The conservative middle-class newlyweds who were taught to “pay their own way” have employer-covered insurance because of Obamacare.
Obamacare has helped thousands of women discover breast cancer and cervical cancer in the early stages, while they can do something about it. It helps the inpatient, out-of-pocket payers who don’t have to shell out $36 for a Tylenol in the hospital because medical institutions pass along the costs of people who don’t pay to the people who can. It helps underserved and rural communities that didn’t have access to physicians because doctors don’t put practices near patients who can’t afford the fees.
Every single person who receives medical care benefits from having more people insured. That’s how insurance works. Twenty million more Americans now have health insurance than did before Obamacare. It worked for everyone.
And whatever the fucked-up-Frankenstein bill the GOP patches together to appease the Republican base is, it will be a version of Obamacare. You can be sure that Republicans don’t want millions of poor, white people coughing up phlegm, blood and doctors’ bills inside of voting booths during the midterm elections. The GOP will eventually concoct, piecemeal, a health care recipe worse than white people’s potato salad, and it will happen only because the previous president forever removed the prospect of uninsured Americans from the table.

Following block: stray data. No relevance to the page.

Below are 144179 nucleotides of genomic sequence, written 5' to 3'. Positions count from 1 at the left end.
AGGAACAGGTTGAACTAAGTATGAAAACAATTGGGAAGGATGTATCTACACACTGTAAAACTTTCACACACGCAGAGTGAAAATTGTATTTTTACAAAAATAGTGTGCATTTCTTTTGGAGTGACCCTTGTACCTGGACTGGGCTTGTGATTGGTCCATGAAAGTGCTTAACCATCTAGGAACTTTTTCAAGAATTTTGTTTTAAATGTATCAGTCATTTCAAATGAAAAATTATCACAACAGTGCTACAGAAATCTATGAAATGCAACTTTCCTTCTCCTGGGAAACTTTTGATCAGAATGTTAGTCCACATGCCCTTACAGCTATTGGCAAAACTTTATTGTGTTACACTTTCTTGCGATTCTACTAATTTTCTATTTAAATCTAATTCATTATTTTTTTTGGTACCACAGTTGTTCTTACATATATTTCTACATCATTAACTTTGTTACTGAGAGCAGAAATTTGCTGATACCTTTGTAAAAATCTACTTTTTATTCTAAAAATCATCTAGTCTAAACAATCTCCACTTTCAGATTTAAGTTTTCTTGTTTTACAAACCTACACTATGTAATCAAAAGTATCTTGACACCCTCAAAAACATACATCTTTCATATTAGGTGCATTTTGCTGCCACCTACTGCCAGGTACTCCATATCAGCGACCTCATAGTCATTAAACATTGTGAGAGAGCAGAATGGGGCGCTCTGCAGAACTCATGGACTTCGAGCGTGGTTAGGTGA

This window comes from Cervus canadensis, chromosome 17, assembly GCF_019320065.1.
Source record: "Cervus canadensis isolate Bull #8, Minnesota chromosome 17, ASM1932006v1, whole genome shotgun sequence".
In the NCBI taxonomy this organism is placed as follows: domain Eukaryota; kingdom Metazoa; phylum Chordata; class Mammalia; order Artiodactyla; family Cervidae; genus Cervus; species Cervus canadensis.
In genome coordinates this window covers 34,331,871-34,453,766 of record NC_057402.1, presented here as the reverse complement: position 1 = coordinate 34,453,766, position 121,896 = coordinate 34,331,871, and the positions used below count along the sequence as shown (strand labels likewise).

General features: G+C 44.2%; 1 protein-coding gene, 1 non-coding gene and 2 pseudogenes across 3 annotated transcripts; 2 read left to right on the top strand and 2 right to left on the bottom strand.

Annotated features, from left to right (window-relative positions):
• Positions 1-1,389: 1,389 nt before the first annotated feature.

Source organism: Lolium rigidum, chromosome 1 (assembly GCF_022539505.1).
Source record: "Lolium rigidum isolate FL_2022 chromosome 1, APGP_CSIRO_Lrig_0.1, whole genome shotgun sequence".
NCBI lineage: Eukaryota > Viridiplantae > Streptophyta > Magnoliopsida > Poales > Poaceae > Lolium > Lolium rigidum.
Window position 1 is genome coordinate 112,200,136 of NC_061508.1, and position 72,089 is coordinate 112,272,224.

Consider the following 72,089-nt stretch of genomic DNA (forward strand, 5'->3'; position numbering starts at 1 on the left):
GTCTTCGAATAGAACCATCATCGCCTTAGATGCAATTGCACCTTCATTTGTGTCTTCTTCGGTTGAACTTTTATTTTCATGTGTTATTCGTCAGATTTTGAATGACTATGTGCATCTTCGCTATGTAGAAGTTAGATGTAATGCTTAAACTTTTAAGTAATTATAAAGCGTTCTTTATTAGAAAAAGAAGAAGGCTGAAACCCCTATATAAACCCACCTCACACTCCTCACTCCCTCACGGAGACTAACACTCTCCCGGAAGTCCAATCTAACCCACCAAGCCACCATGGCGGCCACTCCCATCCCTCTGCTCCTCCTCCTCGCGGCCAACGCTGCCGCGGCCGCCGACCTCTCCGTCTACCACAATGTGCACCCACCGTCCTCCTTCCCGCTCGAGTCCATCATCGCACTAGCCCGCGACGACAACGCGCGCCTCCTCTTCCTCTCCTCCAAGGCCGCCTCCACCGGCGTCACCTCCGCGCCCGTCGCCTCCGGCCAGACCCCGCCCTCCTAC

Like I said, humans are like dogs.
And just like any animal, we do not evolve backward (Trump voters aside). Gorillas will never decide that they have no use for thumbs, fish won’t suddenly start drowning and Americans will never go back to the days when health care was a privilege afforded only to those who could afford it. Barack Obama showed this country it was better than that, and if the Republican Party tries to make us eat a dry, raggedy, patchwork quilt of a Trumpcare proposal, America will slowly turn its head and wrath toward our new president, Lord Bald-emort, look him in his eyes and tell him:
“Come on, bruh. We’re not eating that shit.”